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Calls from fire departments about the Cyanokit occur weekly and the leading question is: Do you know how many departments are deploying Hydroxocobalamin/Ctyanokit? The answer is simply: no – we don’t know. Knowing which departments are utilizing the antidote would be extremely helpful to other departments waging a war to secure the drug and […]Read more ›
PATHOLOGY & TOXICOLOGYBelow are resources and publications specific to the pathology and toxicology subject. To view member-only content, please visit our Become a Member section to learn more about joining the Fire Smoke Coalition.
Carbon Monoxide and Cyanide Poisoning in Fire Related Deaths in Victoria, Australia
Objective: This study was undertaken to examine the association of hydrogen cyanide and carboxyhaemoglobin in victims of fire related deaths in Australia. The secondary aim was to document demographic data about Australian fire related deaths. Methods: An observational retrospective study was undertaken of autopsy reports from the Victorian Institute of Forensic Medicine. Reports of fire […]Read more ›
To Hell and Back: Cyanide Poisoning Video
The “To Hell and Back: Cyanide Poisoning Video” focusing on training firefighters on the dangers of cyanide poisoning.Read more ›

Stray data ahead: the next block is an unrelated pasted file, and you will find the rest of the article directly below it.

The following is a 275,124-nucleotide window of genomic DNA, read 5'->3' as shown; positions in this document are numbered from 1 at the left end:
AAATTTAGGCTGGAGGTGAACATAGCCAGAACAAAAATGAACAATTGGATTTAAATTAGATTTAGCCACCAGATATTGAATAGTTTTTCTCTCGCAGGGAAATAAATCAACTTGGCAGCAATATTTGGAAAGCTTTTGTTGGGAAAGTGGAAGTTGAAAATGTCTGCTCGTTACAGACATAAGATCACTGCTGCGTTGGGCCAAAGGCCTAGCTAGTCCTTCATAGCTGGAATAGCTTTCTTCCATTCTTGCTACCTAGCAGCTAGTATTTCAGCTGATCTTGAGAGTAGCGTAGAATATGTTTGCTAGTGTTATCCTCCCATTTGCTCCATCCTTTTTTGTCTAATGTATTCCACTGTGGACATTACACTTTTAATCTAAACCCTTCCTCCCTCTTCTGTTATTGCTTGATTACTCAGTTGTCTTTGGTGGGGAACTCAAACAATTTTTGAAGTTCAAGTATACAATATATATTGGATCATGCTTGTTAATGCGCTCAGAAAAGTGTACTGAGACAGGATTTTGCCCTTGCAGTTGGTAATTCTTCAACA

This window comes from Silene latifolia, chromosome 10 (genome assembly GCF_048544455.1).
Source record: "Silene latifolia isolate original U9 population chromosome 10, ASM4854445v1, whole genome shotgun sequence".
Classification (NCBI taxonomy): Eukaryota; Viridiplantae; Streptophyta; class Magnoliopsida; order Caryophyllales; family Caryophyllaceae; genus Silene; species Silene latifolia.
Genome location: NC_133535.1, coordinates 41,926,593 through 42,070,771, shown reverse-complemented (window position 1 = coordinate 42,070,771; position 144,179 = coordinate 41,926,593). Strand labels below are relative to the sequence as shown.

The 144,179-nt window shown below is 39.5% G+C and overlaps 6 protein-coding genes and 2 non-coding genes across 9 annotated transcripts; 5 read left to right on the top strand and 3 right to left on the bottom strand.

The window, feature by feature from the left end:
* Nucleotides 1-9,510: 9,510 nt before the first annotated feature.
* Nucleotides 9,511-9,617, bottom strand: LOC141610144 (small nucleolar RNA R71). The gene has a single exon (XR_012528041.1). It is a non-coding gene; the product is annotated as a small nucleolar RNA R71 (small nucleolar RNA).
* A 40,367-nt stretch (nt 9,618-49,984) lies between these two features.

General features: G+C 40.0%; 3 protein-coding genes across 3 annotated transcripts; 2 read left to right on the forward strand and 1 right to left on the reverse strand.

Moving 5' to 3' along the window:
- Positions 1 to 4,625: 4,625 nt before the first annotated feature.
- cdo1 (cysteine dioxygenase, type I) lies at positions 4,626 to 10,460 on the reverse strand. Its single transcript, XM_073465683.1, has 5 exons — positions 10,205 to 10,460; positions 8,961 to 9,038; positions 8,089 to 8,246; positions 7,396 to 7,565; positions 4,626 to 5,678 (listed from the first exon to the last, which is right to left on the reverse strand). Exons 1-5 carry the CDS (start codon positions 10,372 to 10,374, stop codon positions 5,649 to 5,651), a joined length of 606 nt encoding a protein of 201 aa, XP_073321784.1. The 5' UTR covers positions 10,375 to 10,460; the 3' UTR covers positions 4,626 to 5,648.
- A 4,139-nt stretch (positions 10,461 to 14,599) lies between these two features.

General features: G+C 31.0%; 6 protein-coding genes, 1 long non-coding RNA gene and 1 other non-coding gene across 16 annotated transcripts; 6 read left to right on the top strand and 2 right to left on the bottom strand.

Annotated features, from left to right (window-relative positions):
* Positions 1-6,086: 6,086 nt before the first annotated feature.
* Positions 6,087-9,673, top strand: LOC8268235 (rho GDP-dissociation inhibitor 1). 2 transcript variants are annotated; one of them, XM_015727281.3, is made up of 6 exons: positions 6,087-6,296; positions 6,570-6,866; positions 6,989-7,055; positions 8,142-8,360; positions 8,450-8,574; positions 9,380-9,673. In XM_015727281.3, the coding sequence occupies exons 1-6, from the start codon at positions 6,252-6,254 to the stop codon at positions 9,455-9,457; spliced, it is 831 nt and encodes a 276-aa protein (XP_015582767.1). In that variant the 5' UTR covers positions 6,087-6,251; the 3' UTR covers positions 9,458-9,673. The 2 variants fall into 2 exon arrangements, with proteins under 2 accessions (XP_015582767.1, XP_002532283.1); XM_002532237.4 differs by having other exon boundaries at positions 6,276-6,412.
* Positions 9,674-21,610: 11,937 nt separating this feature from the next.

Smoke: Cyanide and Carbon Monoxide: The Toxic Twins of Smoke Inhalation
There is little question that the modern fire smoke environment presents hazards to today’s firefighters not endured by their colleagues of just a few decades ago. Part of the reason for this change is the fact that over the last two decades, the construction and design industry has moved away from the use of wood and natural […]Read more ›
International Study of the Sublethal Effects of Fire Smoke on Survivability and Health
Fire smoke toxicity has been a recurring theme for fire safety professionals for over four decades. This is because all combustible construction and furnishing products can produce harmful smoke, most U.S. fire victims succumb to smoke inhalation, and the problem of how to address smoke toxicity in standards and codes has not yet been “solved.” […]Read more ›